A wonderful read-aloud rhyming tale about finding and being a friend — whoever you are, wherever you are. Which dog are you like? Check the mirror in the back of the book to see. Are you shaggy? Or just doggone happy to have a new dog book to share? While Farmer Dougal sleeps, Sheep and his animal friends board the tractor and take turns making noises. Every day Jessica brings her cardboard box filled with something different to share.
Until, finally, she discovers that all she truly needs to share is herself. What if they laugh? Bright, simple illustrations, rounded corners and cardstock pages make it perfect for the very young. Shake, stir, mix, bake. This little dinosaur just loves cake! Patrick Lewis rejoices in this calendar of dizzy days, celebrating them all in poetic style. Billy and Bee have so much fun at playgroup! Everyone will want to go too! Bright and friendly illustrations and simple, gentle text capture the the range of emotions that come with new experiences.
A friendly retelling just right for reading aloud with two perforated punch-out masks to let little ones play along. Ludwig and his friends live in a book, but Ludwig yearns to explore the universe. Kitten lovers will cheer with Fran as she eagerly learns lots of tips to keep her new kitten healthy and happy.
Sam really wants a puppy, but first he must learn how to care for one - a heartwarming story from a renowned vet introducing the joys and responsibilities of owning a pet. This picture book with its simple rhyming text not only presents basic colors, but also helps children explore and understand emotions and feelings through them, fostering discussion and inspiring the budding artist. Arnold the pink lion lives an idyllic life with his flamingo family, until a group of lions comes along… A funny and friendly picture book with a heartwarming story about always being yourself.
He really needs his sleep. Packed with amazing vehicles competing in this energetic no-holdsbarred race, children will love poring over the detailed spreads long after the race has finished … The perfect book for children that love vehicles! With a simple, easy-to-follow structure and bold, quirky imagery, this picture book allows young readers to choose their own characters, settings and plots in an imaginative, unique storytelling experience. A rollicking, rhyming text filled with action and noise that begs to be read aloud, combines with playful, energetic art to make this one perfect for story time … or anytime!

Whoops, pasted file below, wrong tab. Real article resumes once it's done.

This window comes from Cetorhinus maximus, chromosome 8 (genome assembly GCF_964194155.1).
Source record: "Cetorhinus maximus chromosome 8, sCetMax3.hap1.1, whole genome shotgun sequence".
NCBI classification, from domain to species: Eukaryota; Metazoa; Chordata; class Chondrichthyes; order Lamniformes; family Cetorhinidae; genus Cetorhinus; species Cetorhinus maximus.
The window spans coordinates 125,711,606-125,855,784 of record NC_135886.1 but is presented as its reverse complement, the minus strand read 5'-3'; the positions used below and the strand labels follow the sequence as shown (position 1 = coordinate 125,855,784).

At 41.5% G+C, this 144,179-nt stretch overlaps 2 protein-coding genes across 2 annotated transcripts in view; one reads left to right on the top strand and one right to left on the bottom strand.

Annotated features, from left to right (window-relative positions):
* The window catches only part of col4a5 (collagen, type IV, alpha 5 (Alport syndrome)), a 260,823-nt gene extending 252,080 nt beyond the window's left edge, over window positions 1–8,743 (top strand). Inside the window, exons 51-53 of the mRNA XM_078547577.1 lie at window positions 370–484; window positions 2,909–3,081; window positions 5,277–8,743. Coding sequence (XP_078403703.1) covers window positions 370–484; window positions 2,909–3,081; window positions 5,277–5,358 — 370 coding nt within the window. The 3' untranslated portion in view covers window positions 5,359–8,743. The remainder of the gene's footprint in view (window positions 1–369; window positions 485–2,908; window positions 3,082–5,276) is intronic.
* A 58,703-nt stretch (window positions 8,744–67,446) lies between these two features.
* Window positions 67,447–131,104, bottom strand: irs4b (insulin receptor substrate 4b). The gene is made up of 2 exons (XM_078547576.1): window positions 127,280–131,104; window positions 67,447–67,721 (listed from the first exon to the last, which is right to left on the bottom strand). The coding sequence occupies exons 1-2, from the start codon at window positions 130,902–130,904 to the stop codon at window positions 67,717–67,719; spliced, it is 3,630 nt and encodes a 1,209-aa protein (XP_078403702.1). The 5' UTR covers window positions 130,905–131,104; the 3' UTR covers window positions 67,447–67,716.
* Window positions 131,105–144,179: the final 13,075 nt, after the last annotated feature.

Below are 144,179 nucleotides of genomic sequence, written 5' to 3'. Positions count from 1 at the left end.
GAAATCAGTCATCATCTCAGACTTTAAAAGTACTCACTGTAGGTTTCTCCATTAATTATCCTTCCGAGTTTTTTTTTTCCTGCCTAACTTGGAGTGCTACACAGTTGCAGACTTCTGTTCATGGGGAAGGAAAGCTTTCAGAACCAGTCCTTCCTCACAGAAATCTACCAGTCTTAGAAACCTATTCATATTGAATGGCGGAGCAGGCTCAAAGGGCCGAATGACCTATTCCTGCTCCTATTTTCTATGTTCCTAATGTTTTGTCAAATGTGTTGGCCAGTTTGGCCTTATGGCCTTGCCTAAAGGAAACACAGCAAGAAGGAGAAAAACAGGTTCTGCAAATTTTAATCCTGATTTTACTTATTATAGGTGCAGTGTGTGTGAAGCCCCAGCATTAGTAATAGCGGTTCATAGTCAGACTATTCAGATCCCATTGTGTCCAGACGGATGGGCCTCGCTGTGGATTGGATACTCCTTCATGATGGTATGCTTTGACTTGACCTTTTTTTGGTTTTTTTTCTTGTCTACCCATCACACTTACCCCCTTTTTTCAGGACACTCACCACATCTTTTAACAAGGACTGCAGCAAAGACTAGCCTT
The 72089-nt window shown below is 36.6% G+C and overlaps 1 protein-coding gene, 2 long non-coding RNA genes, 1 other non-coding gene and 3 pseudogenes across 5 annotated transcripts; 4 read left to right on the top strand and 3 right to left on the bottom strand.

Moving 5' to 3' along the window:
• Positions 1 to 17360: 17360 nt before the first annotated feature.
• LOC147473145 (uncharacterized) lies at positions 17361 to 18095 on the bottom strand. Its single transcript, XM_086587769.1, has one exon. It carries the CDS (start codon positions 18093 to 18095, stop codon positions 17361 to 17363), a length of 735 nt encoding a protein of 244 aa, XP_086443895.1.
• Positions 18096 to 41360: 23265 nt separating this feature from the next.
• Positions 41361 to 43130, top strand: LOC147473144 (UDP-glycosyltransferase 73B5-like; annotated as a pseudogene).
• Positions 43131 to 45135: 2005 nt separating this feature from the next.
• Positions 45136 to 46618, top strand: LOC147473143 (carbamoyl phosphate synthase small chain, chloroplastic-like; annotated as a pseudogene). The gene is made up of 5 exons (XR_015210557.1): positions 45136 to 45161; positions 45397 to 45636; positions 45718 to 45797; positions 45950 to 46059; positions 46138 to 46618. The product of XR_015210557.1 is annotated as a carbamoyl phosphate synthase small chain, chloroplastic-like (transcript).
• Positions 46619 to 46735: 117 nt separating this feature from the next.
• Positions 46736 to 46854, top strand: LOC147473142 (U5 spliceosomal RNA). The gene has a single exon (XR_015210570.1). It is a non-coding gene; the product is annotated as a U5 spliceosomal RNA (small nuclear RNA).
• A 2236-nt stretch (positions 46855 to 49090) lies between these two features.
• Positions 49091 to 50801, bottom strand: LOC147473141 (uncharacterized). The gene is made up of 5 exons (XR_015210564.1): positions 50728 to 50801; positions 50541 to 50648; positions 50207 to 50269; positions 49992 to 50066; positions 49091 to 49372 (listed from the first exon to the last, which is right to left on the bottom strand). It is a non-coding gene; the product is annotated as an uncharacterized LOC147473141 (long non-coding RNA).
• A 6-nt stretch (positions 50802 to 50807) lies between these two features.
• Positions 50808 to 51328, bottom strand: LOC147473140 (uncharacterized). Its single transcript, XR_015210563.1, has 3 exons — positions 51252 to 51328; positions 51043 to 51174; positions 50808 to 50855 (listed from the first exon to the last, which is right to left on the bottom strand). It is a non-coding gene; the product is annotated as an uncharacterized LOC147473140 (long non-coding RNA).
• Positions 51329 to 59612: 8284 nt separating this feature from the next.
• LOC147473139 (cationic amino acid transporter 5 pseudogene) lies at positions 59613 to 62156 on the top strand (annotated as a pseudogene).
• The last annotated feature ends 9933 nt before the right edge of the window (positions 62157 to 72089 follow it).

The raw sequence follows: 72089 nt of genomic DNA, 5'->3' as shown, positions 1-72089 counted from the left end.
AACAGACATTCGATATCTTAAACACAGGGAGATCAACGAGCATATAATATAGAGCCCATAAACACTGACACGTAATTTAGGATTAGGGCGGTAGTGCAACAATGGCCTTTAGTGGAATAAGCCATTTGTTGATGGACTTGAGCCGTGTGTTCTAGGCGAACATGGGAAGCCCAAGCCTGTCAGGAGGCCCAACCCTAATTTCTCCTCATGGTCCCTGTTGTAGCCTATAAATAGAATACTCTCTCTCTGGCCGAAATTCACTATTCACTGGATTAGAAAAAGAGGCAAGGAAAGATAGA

The companion title to Paint Me a Picture, this book celebrates the joy, imagination and value in storytelling in all its forms, inspiring the writer and artist in everyone. Do dogs dream? What do worms eat? So he sets off to find the answers, until finally a wise man points Mouse to the one place that has them all - the library.
Illustration from Too Many Questions! This rollicking, rhyming garden story will have readers tapping their toes as they count the too-many tomatoes overgrowing the garden, the building, the block … and more! Open the book one way to explore the town scene and then flip the book over to delve into the country landscape. A mini glossary for each main image features tiny pictures picked out from the main scene.
An intricate, factfilled pop-up book full of surprises! Go on a journey of discovery in this innovative pop-up book that includes the lush rain forest, a mysterious underwater kingdom and the secret world beneath the streets. Under the snowy mountain, animals have dug burrows in which to hibernate, and deep under the ground you can find hidden treasures such as ancient artifacts and dinosaur fossils.
A short synopsis followed by a simple, illustrated narrative introduces ten classic ballets. Then comes the fun of trying to spot the characters in the detailed spreads that follow along with the special ballerina gracefully pirouetting in each one! Spot William Shakespeare and a selection of his colorful characters from ten of his best-loved plays!
Includes illustrated synopses and search-and-find spreads. With so many fun things, how will Danny decide what to do today? You decide! But will his bad mood spoil the whole day? Jack is feeling angry because his best friend got the solo that he wanted. But when things go wrong on concert night, can Jack save the day? He really wants to kick a goal, but the coach has made him goalie. Jack has made the best robot suit for a costume party. But will the other kids think a homemade costume is silly?
What will happen if he leaves it until the last minute? But will Jack let his worrying get in the way of having fun? But will he be able to face his fears and still have an awesome time? Can they work together to win? They have heaps of fun together! But what happens when Billie comes back? But what will he do when his best friend is too sick to come? When Jack hurts his ankle, he tries really hard not to cry.
Surely he can be braver than that!